Q: You use a line art and color technique for a lot of your work. What method do you use to get the lines on their own layer in Photoshop (assuming you ink and scan rather than create the lines digitally)?
A: For years I used the “multiply” method, which is simply putting your scanned lines, white paper and all, on its own layer and then setting that layer mode to “multiply”. Everything on that layer then gets “multiplied” with what is below it, sort of like printing the linework on a piece of clear acetate. White is inert so it becomes invisible. That works okay but has a lot of limitations especially if you want to work with lines on multiple layers as opposed to just one layer, and ink density with respect to four color printing can then be a headache.
This is the method I have been using for quite some time now. It uses “channels” to duplicate the lines on a totally transparent layer:
- Scan line art as grayscale image, or convert your linework file to grayscale
- Create a new blank layer, rename it “Inks”
- Go to the “Channels” palette (Menubar: “Window>Channels”), there is only one channel called “Gray”
- At the bottom of the channels palette, click the “dashed circle” icon on the left entitled “Load Channel as Selection”
- On Menu bar: “Select>Inverse”
- Go to your “Inks” layer
- Press “D” on your keyboard to reset swathes so full black is active color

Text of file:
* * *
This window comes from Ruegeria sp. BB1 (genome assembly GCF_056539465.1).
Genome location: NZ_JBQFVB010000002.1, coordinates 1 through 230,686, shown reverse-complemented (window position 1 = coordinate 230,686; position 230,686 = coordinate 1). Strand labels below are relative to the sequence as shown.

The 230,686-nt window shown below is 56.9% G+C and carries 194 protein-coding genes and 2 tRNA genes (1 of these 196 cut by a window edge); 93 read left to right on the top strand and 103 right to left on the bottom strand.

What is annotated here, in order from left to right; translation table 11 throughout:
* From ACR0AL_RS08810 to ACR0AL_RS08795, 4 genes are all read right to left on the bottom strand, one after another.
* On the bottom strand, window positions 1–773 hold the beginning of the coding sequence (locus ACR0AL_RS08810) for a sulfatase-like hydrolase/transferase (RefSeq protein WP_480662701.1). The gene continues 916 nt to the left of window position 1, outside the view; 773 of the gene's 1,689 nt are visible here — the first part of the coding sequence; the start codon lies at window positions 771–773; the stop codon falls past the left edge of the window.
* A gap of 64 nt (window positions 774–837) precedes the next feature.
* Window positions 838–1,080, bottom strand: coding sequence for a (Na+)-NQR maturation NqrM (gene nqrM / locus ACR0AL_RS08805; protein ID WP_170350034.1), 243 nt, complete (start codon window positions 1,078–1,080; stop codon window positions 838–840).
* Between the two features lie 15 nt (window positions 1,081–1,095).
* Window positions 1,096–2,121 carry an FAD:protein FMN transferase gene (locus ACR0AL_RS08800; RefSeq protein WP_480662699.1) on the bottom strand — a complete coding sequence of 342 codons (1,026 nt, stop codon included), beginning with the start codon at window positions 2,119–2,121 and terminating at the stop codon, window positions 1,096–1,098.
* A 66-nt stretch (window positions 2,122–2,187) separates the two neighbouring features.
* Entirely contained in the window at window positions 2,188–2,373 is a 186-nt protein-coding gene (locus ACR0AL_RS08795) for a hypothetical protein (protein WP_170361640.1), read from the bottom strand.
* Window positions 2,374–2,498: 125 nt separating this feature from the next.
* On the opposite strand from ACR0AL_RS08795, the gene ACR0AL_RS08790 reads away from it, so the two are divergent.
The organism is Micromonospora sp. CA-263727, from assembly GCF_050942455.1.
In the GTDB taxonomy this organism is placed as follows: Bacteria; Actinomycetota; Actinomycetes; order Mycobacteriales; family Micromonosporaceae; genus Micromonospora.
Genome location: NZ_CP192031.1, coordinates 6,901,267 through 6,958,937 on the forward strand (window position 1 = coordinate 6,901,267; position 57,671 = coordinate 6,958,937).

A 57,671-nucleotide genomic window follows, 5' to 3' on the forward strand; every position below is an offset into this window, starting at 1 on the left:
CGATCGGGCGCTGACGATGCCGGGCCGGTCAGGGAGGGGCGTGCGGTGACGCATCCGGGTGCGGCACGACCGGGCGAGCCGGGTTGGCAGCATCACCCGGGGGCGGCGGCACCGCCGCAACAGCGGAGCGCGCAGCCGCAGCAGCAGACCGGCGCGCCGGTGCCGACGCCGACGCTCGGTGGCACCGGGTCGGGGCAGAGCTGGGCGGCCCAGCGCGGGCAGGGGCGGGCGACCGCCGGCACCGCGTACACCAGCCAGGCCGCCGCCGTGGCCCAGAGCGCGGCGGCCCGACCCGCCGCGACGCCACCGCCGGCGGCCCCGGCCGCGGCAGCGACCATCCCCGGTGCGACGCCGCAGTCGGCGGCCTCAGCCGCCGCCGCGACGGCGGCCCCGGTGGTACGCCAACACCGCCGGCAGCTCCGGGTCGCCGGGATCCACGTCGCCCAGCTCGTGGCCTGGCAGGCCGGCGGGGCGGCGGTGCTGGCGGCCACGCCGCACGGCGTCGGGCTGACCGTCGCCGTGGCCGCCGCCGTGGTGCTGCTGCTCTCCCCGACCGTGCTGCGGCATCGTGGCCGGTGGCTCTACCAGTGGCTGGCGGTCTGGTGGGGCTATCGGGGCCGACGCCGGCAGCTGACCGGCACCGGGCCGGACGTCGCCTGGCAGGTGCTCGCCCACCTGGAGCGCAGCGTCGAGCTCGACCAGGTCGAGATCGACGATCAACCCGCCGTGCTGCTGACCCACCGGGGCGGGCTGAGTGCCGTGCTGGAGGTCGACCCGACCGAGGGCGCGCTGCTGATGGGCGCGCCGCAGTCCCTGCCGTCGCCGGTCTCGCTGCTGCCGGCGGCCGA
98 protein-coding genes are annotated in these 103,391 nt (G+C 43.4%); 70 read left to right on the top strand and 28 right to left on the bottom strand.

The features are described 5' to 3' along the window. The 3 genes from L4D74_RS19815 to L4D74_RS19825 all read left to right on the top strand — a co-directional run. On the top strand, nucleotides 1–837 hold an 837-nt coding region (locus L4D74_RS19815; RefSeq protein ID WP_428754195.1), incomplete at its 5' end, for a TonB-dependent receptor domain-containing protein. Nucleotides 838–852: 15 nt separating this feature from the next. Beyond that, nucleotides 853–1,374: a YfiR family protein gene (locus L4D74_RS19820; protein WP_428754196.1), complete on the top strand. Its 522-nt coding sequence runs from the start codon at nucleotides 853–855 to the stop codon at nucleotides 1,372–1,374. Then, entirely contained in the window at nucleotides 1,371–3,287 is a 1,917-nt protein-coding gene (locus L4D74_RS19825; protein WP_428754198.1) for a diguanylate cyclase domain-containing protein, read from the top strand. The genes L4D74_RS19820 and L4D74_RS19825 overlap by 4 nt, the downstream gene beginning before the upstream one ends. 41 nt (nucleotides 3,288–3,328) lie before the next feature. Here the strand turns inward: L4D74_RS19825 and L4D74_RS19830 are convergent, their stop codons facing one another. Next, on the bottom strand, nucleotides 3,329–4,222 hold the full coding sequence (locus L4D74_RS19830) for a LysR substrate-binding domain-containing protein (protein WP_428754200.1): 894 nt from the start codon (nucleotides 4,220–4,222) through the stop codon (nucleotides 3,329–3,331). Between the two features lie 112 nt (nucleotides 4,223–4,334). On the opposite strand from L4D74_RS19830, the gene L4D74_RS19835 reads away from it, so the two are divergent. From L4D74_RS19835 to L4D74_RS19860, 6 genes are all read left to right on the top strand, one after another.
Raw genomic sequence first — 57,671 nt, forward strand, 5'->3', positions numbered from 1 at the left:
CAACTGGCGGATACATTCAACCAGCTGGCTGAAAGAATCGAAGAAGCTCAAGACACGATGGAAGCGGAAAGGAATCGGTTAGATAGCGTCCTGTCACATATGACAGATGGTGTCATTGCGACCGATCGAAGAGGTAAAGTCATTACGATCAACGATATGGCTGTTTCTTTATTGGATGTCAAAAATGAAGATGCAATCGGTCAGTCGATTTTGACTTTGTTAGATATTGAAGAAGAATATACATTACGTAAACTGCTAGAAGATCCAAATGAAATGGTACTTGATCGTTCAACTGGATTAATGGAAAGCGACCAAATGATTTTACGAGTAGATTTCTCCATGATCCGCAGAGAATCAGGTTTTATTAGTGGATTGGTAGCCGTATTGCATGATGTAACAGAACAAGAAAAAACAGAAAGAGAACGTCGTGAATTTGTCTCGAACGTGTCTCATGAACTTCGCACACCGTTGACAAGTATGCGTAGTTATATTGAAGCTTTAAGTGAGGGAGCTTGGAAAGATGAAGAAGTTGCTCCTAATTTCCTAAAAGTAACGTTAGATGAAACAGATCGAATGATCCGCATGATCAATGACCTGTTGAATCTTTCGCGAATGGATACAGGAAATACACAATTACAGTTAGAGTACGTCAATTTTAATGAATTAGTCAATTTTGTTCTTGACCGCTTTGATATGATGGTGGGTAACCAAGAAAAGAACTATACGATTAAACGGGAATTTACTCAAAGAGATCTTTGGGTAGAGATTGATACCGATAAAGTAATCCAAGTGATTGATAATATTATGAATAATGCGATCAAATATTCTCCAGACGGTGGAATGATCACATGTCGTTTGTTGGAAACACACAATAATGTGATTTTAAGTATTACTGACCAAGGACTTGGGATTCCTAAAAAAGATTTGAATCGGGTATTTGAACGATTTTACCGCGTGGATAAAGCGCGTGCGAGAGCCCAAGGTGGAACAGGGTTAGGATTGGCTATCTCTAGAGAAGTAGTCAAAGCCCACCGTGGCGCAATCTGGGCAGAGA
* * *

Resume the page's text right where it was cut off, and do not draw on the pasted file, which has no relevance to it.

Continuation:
- Press “Option” + “”Delete” (“Alt + Delete” for Windows) to fill selection with black
- On background layer, press “Command” + “A” (“Ctrl + A” for Windows) to select and then “Delete” to delete line art on that layer
- Convert to RGB or CMYK
Using this technique, your line art layer will contain all your lines but the white will be gone, rather than just inert due to the multiply mode. So instead of this:
You get this:
The great thing is that the channels trick also preserves the subtle gray lines and any washes or values you had in the original inks, as the selection of the channel is smart enough to not just select the absolutes but also the transparencies of the image. You can use this trick to create as many layers of line and colored objects as you want and merge them at will to create layered images. The transparent black reacts differently to merging than the “multiplied” black, resulting in lower ink densities. Best of all, by locking the transparent pixels in your “inks” layer (the checkerboard icon next to “Lock” at the top of your Layers palette) you can easily COLOR the lines without messing up the quality of them or worrying about the color getting anywhere but in the line .
The one caveat here is that you should scan your lines in at a higher resolution for this technique to make sure you do not lose any linework. I do most of my inks at 200% of print size, so that is plenty large if I scan at 300 dpi. If I was inking at 150% or closer to print size, I’d bump up the resolution of my scan to twice print resolution, or say 600 dpi as opposed to 300 dpi.
I am sure this technique has been used by many people, is all over the internet and I am hardly the originator of it, but it was cool nonetheless to “figure it out”.
Thanks to various people for the question. If you have a question you want answered for the mailbag about cartooning, illustration, MAD Magazine, caricature or similar, e-mail me and I’ll try and answer it here!
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